On Thursday, RTBF reported that authorities suspect a second man accompanied Khalid el-Bakraoui on the subway. That man’s identity is as yet unknown. He is seen carrying a big bag, the reports said.
The revelation offers a window into how investigators piece together evidence after a terrorist attack—and how complicated that task is. Indeed, four months after the deadly attacks in Paris that killed 130 people, French investigators are still seeking answers about the scale of the planning behind the attack. They should get some answers soon.
On Thursday in Brussels, a lawyer for Salah Abdeslam said the accused logistical planner of the Paris attacks will not fight his extradition to France. Abdeslam had previous opposed extradition. The lawyer, Sven Mary, also said Abdeslam, who was captured in Brussels last Friday, did not know about the Brussels attack.
Belgian authorities have not explicitly connected the two terrorist attacks that were carried out by the Islamic State just months and 200 miles apart. Still, many of the Paris attackers were Belgian nationals or residents, and, as my colleague David Graham has previously reported, Belgium has become Europe’s hub for Islamist radicals. Belgian officials had previously warned their country’s citizens of a serious, imminent threat of terrorism, and later cancelled the New Year’s Eve fireworks in the capital.
Estimates of the number of potential terrorists in Europe vary widely, but Robin Wainwright, the director of Europol, the EU’s policy agency, told the BBC the network is “more extensive than perhaps we first feared.”
He said there were concerns over “a community of 5,000 suspects that have been radicalized in Europe, that have travelled to Syria and Iraq for conflict experience, some of whom—not all—have since come back to Europe.” Wainwright and Europol had warned, as far back as January, that Islamic State “special forces” planned to target European cities in attacks like those on Mumbai, India, in 2008.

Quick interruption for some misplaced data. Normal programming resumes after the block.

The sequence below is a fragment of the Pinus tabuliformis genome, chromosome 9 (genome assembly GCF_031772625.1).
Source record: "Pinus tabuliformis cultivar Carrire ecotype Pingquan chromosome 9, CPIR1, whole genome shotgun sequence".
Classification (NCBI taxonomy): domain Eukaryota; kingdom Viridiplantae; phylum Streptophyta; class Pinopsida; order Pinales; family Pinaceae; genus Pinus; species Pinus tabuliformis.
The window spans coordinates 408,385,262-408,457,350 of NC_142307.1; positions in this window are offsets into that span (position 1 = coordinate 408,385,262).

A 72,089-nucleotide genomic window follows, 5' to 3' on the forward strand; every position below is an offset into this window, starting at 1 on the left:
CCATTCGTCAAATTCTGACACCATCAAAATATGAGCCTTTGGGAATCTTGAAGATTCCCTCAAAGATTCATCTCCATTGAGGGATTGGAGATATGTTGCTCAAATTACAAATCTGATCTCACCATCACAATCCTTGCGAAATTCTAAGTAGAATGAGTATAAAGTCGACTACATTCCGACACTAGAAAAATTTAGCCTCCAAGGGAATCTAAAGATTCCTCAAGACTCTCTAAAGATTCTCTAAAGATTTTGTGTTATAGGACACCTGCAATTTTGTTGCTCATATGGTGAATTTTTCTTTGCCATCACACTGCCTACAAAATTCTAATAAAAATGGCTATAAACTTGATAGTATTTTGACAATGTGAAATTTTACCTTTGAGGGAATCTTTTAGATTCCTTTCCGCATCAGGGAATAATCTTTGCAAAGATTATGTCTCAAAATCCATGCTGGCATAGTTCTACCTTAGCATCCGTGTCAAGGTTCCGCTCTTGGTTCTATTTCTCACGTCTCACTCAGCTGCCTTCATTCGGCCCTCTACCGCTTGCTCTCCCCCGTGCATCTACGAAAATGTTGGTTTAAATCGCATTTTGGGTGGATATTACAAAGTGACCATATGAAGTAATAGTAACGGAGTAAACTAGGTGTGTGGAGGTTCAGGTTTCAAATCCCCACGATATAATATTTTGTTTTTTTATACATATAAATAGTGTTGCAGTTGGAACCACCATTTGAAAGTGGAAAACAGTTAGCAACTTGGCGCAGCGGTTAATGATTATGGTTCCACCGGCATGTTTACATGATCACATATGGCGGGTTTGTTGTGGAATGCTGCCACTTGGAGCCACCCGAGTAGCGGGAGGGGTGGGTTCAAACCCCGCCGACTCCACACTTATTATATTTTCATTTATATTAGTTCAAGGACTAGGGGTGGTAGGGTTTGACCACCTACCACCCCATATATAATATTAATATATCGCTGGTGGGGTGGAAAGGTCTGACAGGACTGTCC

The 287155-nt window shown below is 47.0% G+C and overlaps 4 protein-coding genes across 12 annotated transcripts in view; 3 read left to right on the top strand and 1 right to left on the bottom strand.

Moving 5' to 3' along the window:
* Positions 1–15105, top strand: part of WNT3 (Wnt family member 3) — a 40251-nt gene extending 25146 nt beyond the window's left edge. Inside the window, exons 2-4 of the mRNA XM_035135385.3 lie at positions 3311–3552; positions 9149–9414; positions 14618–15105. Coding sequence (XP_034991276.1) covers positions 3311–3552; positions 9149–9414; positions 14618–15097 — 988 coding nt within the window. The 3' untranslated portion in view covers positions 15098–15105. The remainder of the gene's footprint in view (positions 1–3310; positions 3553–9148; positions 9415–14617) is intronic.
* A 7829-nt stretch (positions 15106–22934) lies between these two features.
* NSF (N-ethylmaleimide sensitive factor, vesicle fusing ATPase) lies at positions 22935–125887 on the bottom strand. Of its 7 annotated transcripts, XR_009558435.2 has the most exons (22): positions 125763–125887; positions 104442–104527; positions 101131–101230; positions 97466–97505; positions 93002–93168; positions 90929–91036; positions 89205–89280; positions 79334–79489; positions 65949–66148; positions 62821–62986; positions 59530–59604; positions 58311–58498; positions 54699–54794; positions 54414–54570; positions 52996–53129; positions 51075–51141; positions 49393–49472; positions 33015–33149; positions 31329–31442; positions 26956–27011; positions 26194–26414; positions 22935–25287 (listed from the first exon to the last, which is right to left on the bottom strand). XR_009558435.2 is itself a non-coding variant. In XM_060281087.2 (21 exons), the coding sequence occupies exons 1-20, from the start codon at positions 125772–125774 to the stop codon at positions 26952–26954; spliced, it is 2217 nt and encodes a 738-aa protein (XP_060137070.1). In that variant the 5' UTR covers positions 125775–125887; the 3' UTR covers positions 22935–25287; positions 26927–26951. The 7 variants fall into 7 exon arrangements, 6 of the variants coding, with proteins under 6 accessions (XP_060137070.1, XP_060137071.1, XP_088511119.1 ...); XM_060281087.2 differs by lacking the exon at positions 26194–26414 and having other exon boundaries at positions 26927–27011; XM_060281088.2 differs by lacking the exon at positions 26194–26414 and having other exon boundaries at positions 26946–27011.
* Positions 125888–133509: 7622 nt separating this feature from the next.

There appear to have been both general and specific warnings about the threat to Belgium. On Wednesday, Turkey said it had deported Ibrahim el-Bakraoui to the Netherlands last year and had warned that he was a foreign fighter. Nevertheless, el-Bakraoui was released. On Thursday, Reuters and Bloomberg both reported that Belgian Interior Minister Jan Jambon and Justice Minister Koen Geens had offered their resignations over the attacks, but Prime Minister Charles Michel declined to accept them.
Belgium observed its second day of its three days of mourning Thursday to mark the attacks that have killed more than 30 people and wounded about 300 others. The numbers are likely to rise. Maggie de Block, the health minister, said 61 of the injured were in critical condition. Three people have been identified as among the dead: Adelma Tapia Ruiz, a Peruvian-born woman who lived in Brussels with her Belgian husband and their twin 3-year-old girls, was killed at the airport. Leopold Hecht, a student at the Saint Louis University in Brussels, and Oliver Delespesse, who worked for the Federation of Wallonia-Brussels, died in the subway attack. Two others—David Dixon, a Briton, and Raghavendra Ganeshan, an Indian, remain unaccounted for. Both were at Maelbeek. Americans are among the missing, Mark Toner, the U.S. State Department spokesman, said on Wednesday.
In response to the attacks, raids are being conducted across Belgium and the country raised its terror-threat level from three to four, the maximum level. Public transport was functioning again amid tight security. The airport will remain closed until Saturday.